It’s a grimy soundscape that clearly shows its age, but that’s the charm. It takes the listener to the dark streets of Staten Island several decades ago, reminding them that there’s real experiences that influence these lyrics.

Best TrackProtect Ya Neck

1993’s Honorable Mentions

A Tribe Called QuestMidnight Marauders
De La SoulBuhloone Mindstate
GuruJazzmatazz, Vol. 1


I’ve said it before, and I’ll say it again: Illmatic isn’t my favorite record of all-time, but it’s damn near close, and remains the most important album in hip-hop history to this day.

Nas made hip-hop’s blueprint; concise, to-the-point and high-quality with not a single verse wasted. He broke the mold through working with a variety of producers on one project and still delivered something cohesive; the likes of Large Professor, DJ Premier, Pete Rock and more all contributed, but it blends into one 90’s-defining experience.

1994 is probably the strongest year for the genre, and this is the peak of not only that, but the entire decade.

Best TrackThe World Is Yours

1994’s Honorable Mentions

Organized Konfusion Stress: The Extinction Agenda
Pete Rock & C.L. SmoothThe Main Ingredient
The Notorious B.I.G.Ready to Die


The crown of 90’s hip-hop is actually a tough one to give. Illmatic is my go-to choice, but this one is right up there with it. Havoc and Prodigy, Mobb Deep. Another level.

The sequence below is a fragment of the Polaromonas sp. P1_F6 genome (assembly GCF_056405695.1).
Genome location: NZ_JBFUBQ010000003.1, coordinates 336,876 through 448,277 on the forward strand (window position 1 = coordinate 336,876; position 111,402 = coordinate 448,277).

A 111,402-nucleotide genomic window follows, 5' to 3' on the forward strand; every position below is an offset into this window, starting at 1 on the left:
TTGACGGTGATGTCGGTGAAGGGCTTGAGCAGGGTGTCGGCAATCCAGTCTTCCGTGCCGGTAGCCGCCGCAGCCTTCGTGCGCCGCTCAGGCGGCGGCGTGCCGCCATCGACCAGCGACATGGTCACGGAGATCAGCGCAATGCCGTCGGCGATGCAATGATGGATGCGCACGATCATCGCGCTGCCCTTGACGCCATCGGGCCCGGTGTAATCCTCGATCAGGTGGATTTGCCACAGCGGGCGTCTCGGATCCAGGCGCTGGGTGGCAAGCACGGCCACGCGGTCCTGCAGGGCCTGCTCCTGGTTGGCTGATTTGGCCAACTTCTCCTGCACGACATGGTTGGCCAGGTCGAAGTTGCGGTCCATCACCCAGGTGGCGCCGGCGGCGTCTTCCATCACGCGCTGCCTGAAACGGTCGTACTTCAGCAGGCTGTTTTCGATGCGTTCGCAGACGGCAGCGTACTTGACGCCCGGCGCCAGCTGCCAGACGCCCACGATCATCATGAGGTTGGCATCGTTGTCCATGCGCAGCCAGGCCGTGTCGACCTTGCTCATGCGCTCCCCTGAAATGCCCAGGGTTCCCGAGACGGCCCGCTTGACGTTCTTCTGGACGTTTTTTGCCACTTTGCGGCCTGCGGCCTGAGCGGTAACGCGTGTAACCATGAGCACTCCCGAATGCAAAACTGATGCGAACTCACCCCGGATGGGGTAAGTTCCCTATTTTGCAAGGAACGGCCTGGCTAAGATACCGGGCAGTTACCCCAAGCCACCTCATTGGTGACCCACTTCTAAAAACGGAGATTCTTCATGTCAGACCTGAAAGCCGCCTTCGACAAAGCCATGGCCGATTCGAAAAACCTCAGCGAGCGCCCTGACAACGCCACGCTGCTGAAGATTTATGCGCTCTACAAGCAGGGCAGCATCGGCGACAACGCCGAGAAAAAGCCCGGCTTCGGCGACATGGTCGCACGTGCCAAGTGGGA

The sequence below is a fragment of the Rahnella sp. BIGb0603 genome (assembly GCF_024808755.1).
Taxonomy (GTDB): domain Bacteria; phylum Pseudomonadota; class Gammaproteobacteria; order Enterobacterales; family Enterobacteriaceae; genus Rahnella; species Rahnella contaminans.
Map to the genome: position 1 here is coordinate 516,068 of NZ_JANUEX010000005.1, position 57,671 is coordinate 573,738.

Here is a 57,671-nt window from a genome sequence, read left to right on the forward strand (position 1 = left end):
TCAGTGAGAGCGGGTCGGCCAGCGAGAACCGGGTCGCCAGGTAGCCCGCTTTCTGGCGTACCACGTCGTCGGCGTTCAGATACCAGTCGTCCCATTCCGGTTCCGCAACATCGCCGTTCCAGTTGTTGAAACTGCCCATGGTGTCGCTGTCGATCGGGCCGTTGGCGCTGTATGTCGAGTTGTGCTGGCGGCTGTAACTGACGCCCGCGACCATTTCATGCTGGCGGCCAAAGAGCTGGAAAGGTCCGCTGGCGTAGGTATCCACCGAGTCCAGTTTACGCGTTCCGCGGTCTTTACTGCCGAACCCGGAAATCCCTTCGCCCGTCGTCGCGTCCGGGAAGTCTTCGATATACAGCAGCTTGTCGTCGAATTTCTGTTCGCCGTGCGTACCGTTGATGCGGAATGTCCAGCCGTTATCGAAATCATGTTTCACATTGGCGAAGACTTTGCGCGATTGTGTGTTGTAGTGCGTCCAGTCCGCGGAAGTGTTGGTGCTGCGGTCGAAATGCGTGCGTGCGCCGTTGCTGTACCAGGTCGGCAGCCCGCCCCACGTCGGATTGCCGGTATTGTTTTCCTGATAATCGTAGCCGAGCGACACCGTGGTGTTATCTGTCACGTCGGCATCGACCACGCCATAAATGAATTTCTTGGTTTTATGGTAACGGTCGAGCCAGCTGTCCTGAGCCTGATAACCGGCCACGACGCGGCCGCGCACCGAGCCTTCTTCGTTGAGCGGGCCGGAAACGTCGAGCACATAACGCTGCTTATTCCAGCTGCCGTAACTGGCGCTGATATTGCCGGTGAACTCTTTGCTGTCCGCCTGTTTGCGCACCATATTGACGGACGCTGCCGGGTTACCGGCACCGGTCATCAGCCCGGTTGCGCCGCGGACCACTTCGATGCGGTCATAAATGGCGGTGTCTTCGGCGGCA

Not a record out there was as gloomy as this, painting a picture of the real – but unfortunate – hardships that come with the struggle. The thoughts of violence, paranoia, and negative instinct crawl all over, and the duo made it known that hip-hop wasn’t just for entertainment.

’95 is a year loaded with classics, but this has to take the number-one honors. No other album this year was on its level; not lyrically, sonically, or overall.

Best TrackTemperature’s Rising

1995’s Honorable Mentions

Kool G Rap 4, 5, 6
Smif-n-WessunDah Shinin’
RaekwonOnly Built 4 Cuban Linx…

1996, 3 ‘n the mornin, pt. 2

This serves as the “unexpected” pick of the bunch. DJ Screw was a genius producer that brought life and influence to southern hip-hop, but is largely underrated outside of a certain demographic. Should that be the case?

Absolutely not.

Screwed Up Click were the pioneers of many modern trends today in not just hip-hop, but music in general. They influenced trap (and the “reverb” remixes that often come along with it), served as an early precursor to the entire vaporwave genre, and helped put Houston on the map alongside Geto Boys.

This is a mixtape of sorts, but Screw aimed to make it flow like an album. It’s seamless, atmospheric, and still packs some lyrical weight; it’s a southern staple, and grabs my interest the most in one of hip-hop’s best years.

Best TrackElbows Swangin’

1996’s Honorable Mentions

DJ Shadow Endtroducing…..